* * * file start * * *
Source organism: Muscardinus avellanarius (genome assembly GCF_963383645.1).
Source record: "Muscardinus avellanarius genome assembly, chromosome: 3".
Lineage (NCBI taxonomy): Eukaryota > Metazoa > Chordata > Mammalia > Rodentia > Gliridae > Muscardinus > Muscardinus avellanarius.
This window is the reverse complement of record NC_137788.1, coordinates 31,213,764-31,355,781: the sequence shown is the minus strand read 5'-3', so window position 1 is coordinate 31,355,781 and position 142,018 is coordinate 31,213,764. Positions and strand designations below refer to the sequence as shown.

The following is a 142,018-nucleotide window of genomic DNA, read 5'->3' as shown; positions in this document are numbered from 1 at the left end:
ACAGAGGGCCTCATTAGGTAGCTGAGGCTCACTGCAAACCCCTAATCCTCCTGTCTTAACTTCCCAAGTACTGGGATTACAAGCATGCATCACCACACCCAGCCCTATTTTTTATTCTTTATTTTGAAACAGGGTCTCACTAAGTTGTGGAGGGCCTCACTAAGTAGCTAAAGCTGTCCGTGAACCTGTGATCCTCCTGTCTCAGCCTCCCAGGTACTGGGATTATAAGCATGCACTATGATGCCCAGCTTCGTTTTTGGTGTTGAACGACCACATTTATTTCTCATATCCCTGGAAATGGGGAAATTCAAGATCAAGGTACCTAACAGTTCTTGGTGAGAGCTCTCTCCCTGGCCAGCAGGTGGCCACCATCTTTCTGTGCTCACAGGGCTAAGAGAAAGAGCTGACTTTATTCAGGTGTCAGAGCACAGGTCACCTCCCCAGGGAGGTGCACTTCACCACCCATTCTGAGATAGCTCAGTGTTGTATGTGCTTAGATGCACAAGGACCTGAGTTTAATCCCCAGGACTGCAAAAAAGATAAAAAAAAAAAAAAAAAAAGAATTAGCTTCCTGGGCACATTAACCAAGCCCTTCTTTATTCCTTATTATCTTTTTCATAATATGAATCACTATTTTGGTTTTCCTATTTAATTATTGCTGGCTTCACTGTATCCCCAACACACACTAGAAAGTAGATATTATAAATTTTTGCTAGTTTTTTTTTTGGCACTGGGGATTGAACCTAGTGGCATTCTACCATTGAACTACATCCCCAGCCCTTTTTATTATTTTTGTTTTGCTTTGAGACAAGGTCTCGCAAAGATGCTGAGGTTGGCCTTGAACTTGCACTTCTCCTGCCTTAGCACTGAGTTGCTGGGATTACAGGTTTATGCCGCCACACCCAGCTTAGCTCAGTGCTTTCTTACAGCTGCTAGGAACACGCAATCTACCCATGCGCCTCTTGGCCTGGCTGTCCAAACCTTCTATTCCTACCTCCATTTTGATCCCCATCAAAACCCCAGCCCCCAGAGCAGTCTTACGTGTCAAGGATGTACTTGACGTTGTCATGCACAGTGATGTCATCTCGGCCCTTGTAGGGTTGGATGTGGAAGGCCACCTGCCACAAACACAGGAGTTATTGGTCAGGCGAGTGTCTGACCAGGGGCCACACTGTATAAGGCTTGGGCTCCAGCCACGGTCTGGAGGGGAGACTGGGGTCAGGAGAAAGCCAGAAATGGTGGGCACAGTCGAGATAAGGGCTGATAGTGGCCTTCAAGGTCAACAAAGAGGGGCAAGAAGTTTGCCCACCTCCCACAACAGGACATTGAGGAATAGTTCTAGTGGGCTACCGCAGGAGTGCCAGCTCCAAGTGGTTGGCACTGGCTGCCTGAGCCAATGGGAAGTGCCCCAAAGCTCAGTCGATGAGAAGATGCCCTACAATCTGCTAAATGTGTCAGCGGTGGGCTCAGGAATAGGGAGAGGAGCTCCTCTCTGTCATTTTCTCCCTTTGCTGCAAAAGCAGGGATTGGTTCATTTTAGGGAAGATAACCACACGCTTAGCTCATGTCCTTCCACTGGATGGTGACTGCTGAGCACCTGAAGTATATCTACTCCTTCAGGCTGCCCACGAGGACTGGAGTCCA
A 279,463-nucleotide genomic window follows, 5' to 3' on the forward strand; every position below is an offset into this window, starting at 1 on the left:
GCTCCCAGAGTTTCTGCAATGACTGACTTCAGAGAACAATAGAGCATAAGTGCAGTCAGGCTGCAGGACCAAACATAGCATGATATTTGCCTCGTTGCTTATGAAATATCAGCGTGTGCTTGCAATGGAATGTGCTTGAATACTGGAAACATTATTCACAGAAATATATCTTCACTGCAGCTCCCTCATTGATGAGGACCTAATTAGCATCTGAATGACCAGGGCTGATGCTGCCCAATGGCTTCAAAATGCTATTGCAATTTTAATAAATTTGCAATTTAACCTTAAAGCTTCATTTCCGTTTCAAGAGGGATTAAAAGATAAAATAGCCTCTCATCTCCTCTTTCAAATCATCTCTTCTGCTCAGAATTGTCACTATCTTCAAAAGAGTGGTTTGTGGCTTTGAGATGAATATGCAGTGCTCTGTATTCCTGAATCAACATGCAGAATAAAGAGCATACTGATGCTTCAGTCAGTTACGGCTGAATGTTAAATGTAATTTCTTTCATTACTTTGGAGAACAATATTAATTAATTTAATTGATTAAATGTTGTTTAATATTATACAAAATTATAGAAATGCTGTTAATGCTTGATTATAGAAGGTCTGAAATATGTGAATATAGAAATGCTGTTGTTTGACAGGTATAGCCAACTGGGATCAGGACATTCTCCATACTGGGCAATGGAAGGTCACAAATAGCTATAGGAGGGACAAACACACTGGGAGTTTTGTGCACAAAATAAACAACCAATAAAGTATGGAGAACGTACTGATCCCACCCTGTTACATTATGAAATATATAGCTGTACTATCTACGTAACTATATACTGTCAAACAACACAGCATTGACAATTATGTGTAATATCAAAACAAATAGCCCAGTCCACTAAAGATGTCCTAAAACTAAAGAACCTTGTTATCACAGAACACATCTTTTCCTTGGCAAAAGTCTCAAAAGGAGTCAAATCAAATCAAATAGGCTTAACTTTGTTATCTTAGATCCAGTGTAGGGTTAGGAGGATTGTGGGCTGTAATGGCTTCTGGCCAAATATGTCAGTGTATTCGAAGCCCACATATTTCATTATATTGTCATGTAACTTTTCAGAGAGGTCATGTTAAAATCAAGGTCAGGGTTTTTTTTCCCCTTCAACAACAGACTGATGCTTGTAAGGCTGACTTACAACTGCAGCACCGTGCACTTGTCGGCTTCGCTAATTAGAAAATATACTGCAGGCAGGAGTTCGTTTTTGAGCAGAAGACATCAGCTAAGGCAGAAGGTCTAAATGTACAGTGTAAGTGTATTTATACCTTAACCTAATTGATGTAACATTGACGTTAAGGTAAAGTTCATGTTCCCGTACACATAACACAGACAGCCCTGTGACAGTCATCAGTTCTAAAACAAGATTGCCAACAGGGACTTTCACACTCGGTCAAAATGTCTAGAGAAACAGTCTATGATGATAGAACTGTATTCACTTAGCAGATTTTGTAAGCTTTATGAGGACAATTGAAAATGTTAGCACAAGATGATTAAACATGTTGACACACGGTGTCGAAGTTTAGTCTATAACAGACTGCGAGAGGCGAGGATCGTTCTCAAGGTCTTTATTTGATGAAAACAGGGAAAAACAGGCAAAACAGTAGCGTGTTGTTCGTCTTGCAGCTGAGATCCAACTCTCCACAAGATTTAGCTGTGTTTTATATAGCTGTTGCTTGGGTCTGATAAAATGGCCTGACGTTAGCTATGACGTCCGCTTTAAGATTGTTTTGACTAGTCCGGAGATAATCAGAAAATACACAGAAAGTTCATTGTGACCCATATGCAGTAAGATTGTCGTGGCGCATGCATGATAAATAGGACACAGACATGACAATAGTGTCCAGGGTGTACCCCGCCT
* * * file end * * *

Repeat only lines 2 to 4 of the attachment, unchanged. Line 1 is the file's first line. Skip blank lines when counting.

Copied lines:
Source record: "Muscardinus avellanarius genome assembly, chromosome: 3".
Lineage (NCBI taxonomy): Eukaryota > Metazoa > Chordata > Mammalia > Rodentia > Gliridae > Muscardinus > Muscardinus avellanarius.
This window is the reverse complement of record NC_137788.1, coordinates 31,213,764-31,355,781: the sequence shown is the minus strand read 5'-3', so window position 1 is coordinate 31,355,781 and position 142,018 is coordinate 31,213,764. Positions and strand designations below refer to the sequence as shown.